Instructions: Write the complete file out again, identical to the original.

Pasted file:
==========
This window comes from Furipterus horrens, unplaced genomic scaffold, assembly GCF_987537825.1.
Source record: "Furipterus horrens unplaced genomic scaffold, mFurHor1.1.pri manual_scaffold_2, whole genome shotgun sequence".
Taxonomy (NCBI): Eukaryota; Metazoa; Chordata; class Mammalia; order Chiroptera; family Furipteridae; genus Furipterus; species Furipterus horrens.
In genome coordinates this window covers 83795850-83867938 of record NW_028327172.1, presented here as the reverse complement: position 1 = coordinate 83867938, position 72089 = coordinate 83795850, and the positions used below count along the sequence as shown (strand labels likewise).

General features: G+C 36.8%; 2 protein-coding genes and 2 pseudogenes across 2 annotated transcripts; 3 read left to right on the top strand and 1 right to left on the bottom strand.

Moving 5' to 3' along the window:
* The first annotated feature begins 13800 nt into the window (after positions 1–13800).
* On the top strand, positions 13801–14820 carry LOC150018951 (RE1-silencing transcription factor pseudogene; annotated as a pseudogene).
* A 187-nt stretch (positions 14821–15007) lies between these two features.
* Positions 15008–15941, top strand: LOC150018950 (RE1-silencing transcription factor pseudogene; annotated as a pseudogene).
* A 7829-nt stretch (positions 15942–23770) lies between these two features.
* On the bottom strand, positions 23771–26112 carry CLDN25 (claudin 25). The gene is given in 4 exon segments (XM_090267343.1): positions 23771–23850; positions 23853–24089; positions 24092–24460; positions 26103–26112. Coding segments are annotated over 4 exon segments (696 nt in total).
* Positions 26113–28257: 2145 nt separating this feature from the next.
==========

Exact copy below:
This window comes from Furipterus horrens, unplaced genomic scaffold, assembly GCF_987537825.1.
Source record: "Furipterus horrens unplaced genomic scaffold, mFurHor1.1.pri manual_scaffold_2, whole genome shotgun sequence".
Taxonomy (NCBI): Eukaryota; Metazoa; Chordata; class Mammalia; order Chiroptera; family Furipteridae; genus Furipterus; species Furipterus horrens.
In genome coordinates this window covers 83795850-83867938 of record NW_028327172.1, presented here as the reverse complement: position 1 = coordinate 83867938, position 72089 = coordinate 83795850, and the positions used below count along the sequence as shown (strand labels likewise).

General features: G+C 36.8%; 2 protein-coding genes and 2 pseudogenes across 2 annotated transcripts; 3 read left to right on the top strand and 1 right to left on the bottom strand.

Moving 5' to 3' along the window:
* The first annotated feature begins 13800 nt into the window (after positions 1–13800).
* On the top strand, positions 13801–14820 carry LOC150018951 (RE1-silencing transcription factor pseudogene; annotated as a pseudogene).
* A 187-nt stretch (positions 14821–15007) lies between these two features.
* Positions 15008–15941, top strand: LOC150018950 (RE1-silencing transcription factor pseudogene; annotated as a pseudogene).
* A 7829-nt stretch (positions 15942–23770) lies between these two features.
* On the bottom strand, positions 23771–26112 carry CLDN25 (claudin 25). The gene is given in 4 exon segments (XM_090267343.1): positions 23771–23850; positions 23853–24089; positions 24092–24460; positions 26103–26112. Coding segments are annotated over 4 exon segments (696 nt in total).
* Positions 26113–28257: 2145 nt separating this feature from the next.